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Identification of flow patterns for coarse particles transported in a non-Newtonian carrier using electrical resistance tomography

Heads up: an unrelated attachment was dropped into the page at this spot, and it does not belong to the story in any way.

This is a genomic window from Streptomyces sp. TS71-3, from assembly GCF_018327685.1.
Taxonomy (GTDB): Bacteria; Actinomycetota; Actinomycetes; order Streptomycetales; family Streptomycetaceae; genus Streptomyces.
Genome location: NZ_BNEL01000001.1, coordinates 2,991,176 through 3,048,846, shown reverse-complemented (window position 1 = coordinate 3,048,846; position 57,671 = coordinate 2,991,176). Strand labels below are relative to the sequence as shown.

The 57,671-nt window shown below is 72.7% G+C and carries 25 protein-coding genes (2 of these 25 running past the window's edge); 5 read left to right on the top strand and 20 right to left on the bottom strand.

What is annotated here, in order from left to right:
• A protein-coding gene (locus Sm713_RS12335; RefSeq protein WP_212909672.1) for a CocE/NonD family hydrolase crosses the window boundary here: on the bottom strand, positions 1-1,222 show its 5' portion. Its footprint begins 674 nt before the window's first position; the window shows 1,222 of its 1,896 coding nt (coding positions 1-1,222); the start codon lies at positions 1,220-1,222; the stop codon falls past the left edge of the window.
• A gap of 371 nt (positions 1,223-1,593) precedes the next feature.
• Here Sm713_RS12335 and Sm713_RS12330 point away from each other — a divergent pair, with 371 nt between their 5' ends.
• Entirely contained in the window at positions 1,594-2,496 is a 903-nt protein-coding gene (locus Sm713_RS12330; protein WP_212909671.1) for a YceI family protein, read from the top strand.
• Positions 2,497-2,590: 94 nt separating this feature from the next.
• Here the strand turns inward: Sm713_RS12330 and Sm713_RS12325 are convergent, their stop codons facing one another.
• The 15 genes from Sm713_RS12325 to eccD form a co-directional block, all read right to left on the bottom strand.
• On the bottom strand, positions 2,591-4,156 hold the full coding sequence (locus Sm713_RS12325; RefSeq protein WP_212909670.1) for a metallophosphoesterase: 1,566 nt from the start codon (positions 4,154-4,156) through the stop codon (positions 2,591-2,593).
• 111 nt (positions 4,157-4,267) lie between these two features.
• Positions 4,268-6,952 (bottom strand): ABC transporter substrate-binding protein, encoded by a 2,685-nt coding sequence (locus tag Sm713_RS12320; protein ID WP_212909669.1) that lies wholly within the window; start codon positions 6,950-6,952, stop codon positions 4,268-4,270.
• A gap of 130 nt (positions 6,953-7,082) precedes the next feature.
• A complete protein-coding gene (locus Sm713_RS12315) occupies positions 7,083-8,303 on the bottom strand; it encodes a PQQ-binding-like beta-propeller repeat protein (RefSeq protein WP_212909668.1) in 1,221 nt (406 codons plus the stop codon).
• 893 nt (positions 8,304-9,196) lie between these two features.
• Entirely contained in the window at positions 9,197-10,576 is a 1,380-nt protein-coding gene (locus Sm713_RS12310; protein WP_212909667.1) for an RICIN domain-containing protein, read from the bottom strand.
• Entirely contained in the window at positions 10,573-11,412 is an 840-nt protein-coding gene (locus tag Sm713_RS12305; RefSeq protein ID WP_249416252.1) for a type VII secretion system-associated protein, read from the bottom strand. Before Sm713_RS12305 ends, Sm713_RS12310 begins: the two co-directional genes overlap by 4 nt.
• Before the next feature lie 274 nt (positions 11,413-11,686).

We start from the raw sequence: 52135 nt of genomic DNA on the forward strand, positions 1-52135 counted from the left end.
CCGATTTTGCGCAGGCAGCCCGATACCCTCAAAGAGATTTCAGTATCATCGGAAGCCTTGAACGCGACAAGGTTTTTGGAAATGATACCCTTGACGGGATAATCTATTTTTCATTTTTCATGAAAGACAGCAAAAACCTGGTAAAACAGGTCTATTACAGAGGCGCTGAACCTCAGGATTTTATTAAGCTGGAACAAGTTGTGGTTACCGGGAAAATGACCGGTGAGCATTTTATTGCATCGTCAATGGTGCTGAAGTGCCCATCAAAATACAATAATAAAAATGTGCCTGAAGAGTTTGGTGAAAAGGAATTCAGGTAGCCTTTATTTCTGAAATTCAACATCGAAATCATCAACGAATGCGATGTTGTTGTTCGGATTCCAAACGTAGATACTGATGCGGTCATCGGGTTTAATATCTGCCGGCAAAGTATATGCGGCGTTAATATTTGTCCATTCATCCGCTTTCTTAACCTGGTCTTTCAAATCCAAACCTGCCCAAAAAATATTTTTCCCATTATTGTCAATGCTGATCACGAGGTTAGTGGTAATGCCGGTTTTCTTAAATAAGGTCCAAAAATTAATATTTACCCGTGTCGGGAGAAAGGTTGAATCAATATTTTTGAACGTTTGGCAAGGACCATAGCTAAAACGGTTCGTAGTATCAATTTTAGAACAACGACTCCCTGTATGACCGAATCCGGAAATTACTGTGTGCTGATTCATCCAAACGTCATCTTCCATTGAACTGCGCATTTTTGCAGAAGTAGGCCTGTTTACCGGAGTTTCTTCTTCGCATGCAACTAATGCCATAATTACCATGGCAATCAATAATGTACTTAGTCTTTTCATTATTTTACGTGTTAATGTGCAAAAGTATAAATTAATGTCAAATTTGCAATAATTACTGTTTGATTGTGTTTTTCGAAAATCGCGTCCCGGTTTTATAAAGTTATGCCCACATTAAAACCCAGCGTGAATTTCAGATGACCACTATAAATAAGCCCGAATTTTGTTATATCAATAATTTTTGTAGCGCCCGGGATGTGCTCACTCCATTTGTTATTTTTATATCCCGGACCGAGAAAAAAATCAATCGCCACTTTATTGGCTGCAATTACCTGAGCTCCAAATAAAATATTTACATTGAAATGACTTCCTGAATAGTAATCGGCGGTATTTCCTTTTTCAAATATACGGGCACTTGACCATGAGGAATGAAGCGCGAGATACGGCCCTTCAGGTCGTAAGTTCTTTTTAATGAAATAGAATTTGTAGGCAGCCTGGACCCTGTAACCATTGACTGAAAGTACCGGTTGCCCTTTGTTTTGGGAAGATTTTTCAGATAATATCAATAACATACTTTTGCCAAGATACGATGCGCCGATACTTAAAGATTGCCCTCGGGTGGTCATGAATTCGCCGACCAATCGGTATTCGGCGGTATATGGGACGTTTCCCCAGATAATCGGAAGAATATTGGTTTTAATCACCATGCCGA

Flow features provide considerable guidance for the rational selection of techniques to predict hydraulic behaviour and for suitable operating conditions for pipelines. Traditionally, water was used to transport coarse particles, and it was necessary to operate at velocities at which the flow was turbulent in order to avoid blockage. Consequently the friction losses were too high for economic operation. In addition, wear on pipes, fittings and pumps presented serious problems. Nowadays, it is well established that it is possible to operate at very high solids concentration in a heavy vehicle (carrier fluid). Similar solids throughputs may be achieved at very much lower velocities by operating in the laminar flow regime. This results not only in lower power requirement, but it also reduces wear and water consumption. In spite of these potential benefits, only a few studies dealing with the transport of coarse particles in heavy media have been reported. Since the distinction between different flow patterns is of paramount importance for modelling purposes, as equations are flow pattern dependent, and given the importance of avoiding excessive wear of pipes at low and high velocities, the present work was carried out in the context of dense or non-Newtonian carrier fluid. This project comprised analysis of existing data acquired at the Flow Process and Rheology Centre of the Cape Peninsula University of Technology. Kaolin in the range of 6% to 15% volumetric concentration was used as a carrier fluid and coarse material in the range of 10% to 30% volumetric concentration was simulated by silica sand ranging in size from 1 mm to 3 mm. For the purpose of this study flow patterns derived from resistance curves for various mixtures, particle concentrations, particle grading and flow conditions were compared with “concentration profiles” and images obtained from electrical resistance tomography (ERT). It appeared from this work that the sand concentration does not change the flow pattern but increases or reduces the pressure gradients depending on the case. The concentration of kaolin carrier can change the flow patterns from layered to homogeneous flow, inducing an increase in total pressure gradients as it increases. Flow patterns obtained from ERT compared reasonably well with those derived from pressure gradients profiles. The transition velocities from layered to heterogeneous flow obtained from both methods were similar, especially for low and moderate carrier concentrations. As the kaolin carrier concentration or as the sand concentration increased it became more difficult to distinguish the transition velocity between heterogeneous and layered flow. More work is still needed to improve the ERT instrument and its image reconstruction software.